Beginning our journey to investigate Fairtrade

This morning, the Year 6 classes as Liss Junior School began to take a detailed look at fair trade. We began by discussing what causes poverty. The children were given 3 beans each and were asked to investigate nine statements. When they found a statement that they felt was most accurate they could place one of their beans in a cup next to the statement. If they wished, they could place all their beans in a particular cup. These are the results for Rowan Class:

StatementVotes
cast
Percentage
Climate change means flood and droughts1926%
International trading system is unfair to poor
countries
57%
People can’t grow enough food because of wars1318%
People are too poor to buy food1521%
Food grown on the best farmland is sold to rich
countries
34%
Many big companies don’t pay the tax they should
to poor countries
23%
People in rich countries want to pay less for
things they buy, so wages in poor countries stay
low
23%
Corruption and bad government in bad countries11%
People in rich countries don’t give enough in aid
and charity
1318%

Once we had calculated the percentages, we had a discussion as to why the pupils had made their choices. What became very clear was how aware the children are of the issues relating to climate change and war – the situation in Syria was mentioned several times. Where the children had less awareness was on the issues of corruption and bad government. This is not necessarily surprising as they are not at an age where they would study politics yet.

With this opening task complete, our next task was to find out where much of our food comes from in the UK. We used a world map and identified which countries supplied the UK the following foods:

Bananas – The Caribbean, Costa Rica

Soya – Brazil

Pineapple – Costa Rica

Cocoa – West Africa

Sugar – The Caribbean

Palm Oil – South East Asia

We noticed that many of these ingredients came from poorer parts of the world. This raised the question – if all these poor countries are selling us lots of good then why are they so poor?

We then looked at the ingredients in a chocolate bar and found out that only one of the ingredients is produced in the UK. A discussion followed about why chocolate was so cheap in the UK when so many of the ingredients were imported. Mr Stanley told the children how big companies will pay producers very low prices in order to ensure that prices are kept low in richer countries like the UK and to ensure that their profit margins high.

Next, Mr Stanley got the children to undertake an exercise. He asked the class to draw their own bananas to represent bananas that were grown.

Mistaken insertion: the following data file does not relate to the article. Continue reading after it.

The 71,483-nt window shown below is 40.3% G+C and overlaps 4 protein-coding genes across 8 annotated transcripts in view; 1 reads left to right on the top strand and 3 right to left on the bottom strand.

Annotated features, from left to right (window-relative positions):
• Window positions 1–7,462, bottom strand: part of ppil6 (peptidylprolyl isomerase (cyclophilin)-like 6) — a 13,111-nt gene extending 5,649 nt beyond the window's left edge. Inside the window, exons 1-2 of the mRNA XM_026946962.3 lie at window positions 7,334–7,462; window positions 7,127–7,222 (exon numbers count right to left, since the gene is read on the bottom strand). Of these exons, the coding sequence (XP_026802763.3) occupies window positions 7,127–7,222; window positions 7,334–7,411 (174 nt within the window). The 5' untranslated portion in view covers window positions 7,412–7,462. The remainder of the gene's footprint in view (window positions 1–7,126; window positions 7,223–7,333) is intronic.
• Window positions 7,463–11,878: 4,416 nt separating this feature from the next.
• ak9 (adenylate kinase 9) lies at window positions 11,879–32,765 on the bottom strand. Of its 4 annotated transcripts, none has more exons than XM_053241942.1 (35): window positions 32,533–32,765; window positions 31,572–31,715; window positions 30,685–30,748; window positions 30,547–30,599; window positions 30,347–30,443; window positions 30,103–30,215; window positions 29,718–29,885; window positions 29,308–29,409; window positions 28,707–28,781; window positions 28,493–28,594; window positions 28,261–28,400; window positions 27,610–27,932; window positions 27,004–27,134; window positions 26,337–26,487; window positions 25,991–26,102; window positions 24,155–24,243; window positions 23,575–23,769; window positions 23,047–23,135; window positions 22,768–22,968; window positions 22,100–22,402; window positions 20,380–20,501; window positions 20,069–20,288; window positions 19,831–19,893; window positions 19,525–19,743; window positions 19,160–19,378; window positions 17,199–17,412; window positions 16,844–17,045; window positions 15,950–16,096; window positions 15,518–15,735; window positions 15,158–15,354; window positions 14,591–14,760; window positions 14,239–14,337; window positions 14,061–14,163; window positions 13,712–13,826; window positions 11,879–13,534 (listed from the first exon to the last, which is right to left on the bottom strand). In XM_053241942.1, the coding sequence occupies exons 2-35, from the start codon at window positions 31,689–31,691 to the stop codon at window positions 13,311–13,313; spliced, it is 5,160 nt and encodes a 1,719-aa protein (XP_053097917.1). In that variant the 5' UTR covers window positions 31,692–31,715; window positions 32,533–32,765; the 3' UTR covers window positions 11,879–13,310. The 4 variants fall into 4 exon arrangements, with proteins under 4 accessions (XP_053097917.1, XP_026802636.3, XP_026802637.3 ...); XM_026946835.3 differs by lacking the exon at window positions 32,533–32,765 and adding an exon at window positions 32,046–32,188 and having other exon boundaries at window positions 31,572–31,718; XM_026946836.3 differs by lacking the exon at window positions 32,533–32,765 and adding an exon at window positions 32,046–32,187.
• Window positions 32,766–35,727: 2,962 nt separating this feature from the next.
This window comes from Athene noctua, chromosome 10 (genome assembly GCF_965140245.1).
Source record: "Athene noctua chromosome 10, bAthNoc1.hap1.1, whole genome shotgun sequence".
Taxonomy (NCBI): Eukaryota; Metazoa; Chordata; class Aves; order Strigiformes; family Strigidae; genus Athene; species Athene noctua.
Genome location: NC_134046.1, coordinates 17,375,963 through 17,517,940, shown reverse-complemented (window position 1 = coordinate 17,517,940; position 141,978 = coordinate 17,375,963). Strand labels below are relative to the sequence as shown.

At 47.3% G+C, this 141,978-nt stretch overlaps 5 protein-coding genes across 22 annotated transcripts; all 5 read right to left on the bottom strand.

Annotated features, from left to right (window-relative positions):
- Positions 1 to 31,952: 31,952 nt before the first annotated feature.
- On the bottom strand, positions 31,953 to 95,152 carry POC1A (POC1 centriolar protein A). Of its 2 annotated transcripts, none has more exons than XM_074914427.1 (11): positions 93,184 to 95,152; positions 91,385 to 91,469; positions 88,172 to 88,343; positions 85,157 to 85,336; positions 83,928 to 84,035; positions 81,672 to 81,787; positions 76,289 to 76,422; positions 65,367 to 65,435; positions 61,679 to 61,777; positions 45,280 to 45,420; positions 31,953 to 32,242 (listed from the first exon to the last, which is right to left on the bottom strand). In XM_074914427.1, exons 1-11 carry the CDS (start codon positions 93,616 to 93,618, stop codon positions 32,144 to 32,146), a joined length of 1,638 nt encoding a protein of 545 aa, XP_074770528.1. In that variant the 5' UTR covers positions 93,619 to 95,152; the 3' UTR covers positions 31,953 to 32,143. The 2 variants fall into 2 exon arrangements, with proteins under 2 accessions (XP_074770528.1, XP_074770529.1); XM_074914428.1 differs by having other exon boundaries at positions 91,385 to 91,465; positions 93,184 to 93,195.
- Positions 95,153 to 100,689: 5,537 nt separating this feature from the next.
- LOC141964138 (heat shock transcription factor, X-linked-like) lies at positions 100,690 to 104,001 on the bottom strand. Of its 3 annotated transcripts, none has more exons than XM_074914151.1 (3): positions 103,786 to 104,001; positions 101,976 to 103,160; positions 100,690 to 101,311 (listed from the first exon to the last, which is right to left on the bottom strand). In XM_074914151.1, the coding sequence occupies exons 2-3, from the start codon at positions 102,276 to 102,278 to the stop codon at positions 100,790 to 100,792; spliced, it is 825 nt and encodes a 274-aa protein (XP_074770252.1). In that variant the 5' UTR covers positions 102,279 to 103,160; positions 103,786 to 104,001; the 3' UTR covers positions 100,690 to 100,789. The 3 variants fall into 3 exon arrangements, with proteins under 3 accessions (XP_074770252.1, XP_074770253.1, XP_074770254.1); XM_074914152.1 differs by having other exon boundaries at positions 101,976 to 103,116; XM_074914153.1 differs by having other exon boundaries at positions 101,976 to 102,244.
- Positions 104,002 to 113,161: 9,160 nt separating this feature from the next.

Once the children had finished drawing and cutting out their bananas, Mr Stanley said that he would return to the class in five minutes to make the class an offer for the 25 bananas that had been produced.

When Mr Stanley returned to the class, the children had discussed the sale carefully and come up with a price of 1000 counters for all 25 bananas. Mr Stanley said that he would consider the price and would have a think about it. After 30 seconds Mr Stanley made the class a counter – offer of 50 units: one – twentieth of the price the children had asked for. This caused understandable outrage in the class, but Mr Stanley told the class that BB (Big Bananas), the company he was representing had been to another class who had accepted this offer. If Rowan Class weren’t prepared to accept his offer then he would do business with the other class.

With the exercise over and the children very angry, Mr Stanley took the children through the stages from a banana being grown to being sold in a supermarket in the UK. This can be seen below:

We discussed who should get the most money from the sale of the banana. The children thought that the grower should receive the majority of the payment or at least an equal share. They were genuinely shocked when they saw how little the grower was actually paid. One pupil was so angry about this that she was almost speechless.

In our next lesson we will be writing about what we have discovered so far as well as beginning to investigate what fairtrade actually means.

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